Winfrey says she hesitated but could not resist playing a woman whose legend is not widely known.  “I got talked into doing Annie Lee Cooper,” she muses.  “I wasn’t sure I wanted to play her because Sofia in The Color Purple punches out a sheriff and Gloria in The Butler punches out her son. I thought, ‘Am I just doing punching roles?’  So I was a little reluctant – but “I was convinced to do Annie Lee Cooper because of the magnitude of the woman and the magnificence of what her courage meant to an entire movement.”

Jeremy Kleiner observes that Winfrey encapsulated the humility of that courage on screen.  “Even in just those few moments with the voting registrar, you get such a layered look at Annie,” he says.  “Oprah communicates both that sense of fatigue and an indefatigable sense of resilience in that one moment.”

Cooper’s place in history weighed on Winfrey.  “I wanted to do her justice, because although she’s a vital civil rights figure, many people don’t know her name.  It was her willingness to step up to keep trying to vote, not once, not twice or three times, but numerous times — and in the face of denial to keep standing up – that makes her so important.  I asked her former caretaker, ‘why do you think she hit the sheriff that day, knowing that might be a deadly move?’ And the caretaker said to me, ‘She just got tired of it.’”

Winfrey continues:  “And that’s really what I was trying to step into:  the place where that fatigue with the way things are has built up to a point that a person can no longer withstand it.  Faced with being deprived of your human rights, with being constantly put down, with having people look at you day in and day out and not see you as the human being that you are – after awhile it will either depress you or enrage you.  And in that moment Annie Lee Cooper was enraged, and it all came out.”

Another heroine of Selma is Amelia Boynton who was badly beaten during the first “Bloody Sunday” march.  Boynton’s activism went back to her childhood.  Born in 1911, she campaigned as a girl for suffrage, and registered to vote in 1934.  In 1964, she became the first African American woman to run for Congress in Alabama.  To play the role, the filmmakers chose Lorraine Touissant, the Trinidad-born, Brooklyn–raised actress known for her role on “Orange Is The New Black.”  Says Winfrey, “It’s exciting that this may be the first time many people outside the South will get to hear about Amelia Boynton.”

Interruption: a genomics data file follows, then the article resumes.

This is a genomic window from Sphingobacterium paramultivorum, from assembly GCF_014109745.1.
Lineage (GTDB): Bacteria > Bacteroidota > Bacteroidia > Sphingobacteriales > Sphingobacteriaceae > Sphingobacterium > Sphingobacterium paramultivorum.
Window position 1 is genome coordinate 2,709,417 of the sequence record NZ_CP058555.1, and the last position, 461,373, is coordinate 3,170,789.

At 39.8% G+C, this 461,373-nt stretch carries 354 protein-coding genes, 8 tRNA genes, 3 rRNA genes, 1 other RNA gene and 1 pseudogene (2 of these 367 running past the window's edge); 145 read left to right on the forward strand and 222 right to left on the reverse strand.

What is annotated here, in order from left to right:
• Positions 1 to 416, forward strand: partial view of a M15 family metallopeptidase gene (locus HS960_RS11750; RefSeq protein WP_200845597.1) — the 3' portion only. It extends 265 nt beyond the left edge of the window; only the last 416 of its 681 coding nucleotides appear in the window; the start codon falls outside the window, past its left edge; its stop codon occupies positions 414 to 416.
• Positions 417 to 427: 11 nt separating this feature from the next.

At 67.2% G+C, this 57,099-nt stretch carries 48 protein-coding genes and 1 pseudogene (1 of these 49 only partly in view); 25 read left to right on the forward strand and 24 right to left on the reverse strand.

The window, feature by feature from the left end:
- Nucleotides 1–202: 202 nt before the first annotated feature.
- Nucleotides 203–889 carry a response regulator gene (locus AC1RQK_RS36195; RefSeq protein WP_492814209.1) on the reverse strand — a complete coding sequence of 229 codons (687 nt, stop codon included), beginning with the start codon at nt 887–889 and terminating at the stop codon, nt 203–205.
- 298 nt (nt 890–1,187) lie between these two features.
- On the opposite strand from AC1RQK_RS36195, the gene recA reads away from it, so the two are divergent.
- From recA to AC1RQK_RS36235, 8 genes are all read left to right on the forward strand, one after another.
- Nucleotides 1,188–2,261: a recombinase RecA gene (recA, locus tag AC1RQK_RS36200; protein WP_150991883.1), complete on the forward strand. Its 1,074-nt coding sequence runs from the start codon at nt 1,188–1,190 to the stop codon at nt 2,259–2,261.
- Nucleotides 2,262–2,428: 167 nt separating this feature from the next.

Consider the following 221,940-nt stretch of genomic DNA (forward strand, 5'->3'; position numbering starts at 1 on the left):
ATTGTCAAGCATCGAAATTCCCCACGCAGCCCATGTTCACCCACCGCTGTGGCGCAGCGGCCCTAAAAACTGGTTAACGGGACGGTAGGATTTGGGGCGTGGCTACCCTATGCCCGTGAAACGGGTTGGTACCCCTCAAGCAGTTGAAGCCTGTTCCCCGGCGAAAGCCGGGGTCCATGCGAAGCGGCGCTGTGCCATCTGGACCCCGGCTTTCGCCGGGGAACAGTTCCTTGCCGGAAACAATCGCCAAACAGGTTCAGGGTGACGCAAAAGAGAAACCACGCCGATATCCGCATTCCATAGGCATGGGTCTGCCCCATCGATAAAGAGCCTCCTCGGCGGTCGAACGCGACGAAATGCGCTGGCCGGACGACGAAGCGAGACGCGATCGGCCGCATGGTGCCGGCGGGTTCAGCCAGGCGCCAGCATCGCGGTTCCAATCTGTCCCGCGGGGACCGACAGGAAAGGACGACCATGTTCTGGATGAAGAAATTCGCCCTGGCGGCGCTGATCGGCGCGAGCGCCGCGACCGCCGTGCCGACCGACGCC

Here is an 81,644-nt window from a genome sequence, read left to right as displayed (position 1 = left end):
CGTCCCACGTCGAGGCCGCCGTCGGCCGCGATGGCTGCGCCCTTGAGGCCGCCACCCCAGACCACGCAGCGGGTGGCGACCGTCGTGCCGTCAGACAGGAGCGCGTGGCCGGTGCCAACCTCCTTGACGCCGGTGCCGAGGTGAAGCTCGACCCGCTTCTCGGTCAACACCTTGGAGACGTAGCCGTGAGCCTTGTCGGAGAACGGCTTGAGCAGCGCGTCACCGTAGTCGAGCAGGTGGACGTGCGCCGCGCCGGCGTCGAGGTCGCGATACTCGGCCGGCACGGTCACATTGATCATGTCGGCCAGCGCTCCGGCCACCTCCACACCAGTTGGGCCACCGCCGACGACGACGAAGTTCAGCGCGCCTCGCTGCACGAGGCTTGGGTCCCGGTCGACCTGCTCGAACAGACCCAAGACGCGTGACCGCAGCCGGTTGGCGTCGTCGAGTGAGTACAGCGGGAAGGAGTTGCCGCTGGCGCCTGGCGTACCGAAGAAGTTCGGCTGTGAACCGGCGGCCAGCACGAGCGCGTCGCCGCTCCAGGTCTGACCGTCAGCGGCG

Eight-time Grammy-nominated recording artist and actress Ledisi Young is another contemporary star who steps into historic shoes, playing legendary “Queen of Gospel,” Mahalia Jackson, a friend of Martin Luther King’s who sang haunting hymns at his “I Have a Dream” speech as well as his funeral.

Diane Nash

Also strongly involved in the marches was Diane Nash, then the wife of James Bevel and a founder of SNCC.  Known for her visible bravery, Nash led lunch counter protests, Freedom Rides, and began conducting non-violent actions in Alabama in 1963 following the Birmingham church bombing.  Tessa Thompson (recently seen in Dear White People), who takes the role, was awed by Nash’s grit.

“She was an incredibly courageous woman who became a leader when she was only a teenager.  At 20 she was able to make the U.S. Attorney General call and ask ‘who the hell is Diane Nash?’ because she was creating such a stir.  To me, she is a leader of the civil rights movement who remains painfully unsung.  So it was a pleasure to get to play her and in some small way contribute to people knowing more about her.”

Although Nash was often called “fearless,” Thompson believes she tempered her fear with determination.  “Fearless is a nice thing to be called, but it wasn’t the full truth.  At one sit-in Diane said she was struck with so much fear and she had to stop herself and say ‘if I am going to lead I have to move past this.’ And that’s the more incredible thing I think – when someone can take their fear on and say I want to be someone who tries to make this world a better place whatever it takes – that’s remarkable, and something I hope this movie reminds us of.”

Thompson also loved having the chance to work with Common in the role of James Bevel.  “Common is another member of this cast who is an incredibly unique talent,” she says. “ He has been such a socially aware rapper, such a role model.  And he was inspiring to work with as an actor, because he has a kind of childlike excitability.  He has such zest and curiosity, and that’s invigorating to be around.”

In playing Nash, Thompson came to deeply appreciate DuVernay’s attempt to enlarge the view of civil rights leaders.  “I think there is this notion among people now that these were trained and polished leaders in the 60s.  But after getting to know some of them, the truth is they were truly regular people. Some were preachers so they had an aptitude for public speaking, but they were just people who had a hard time standing still in the face of injustice.  It begs the question: if you were alive during that time, what side of history would you have been on?  Would you have been the person who says I am going to take a risk?  We all like to think we would but that takes a tremendous amount of faith and strength and guts.”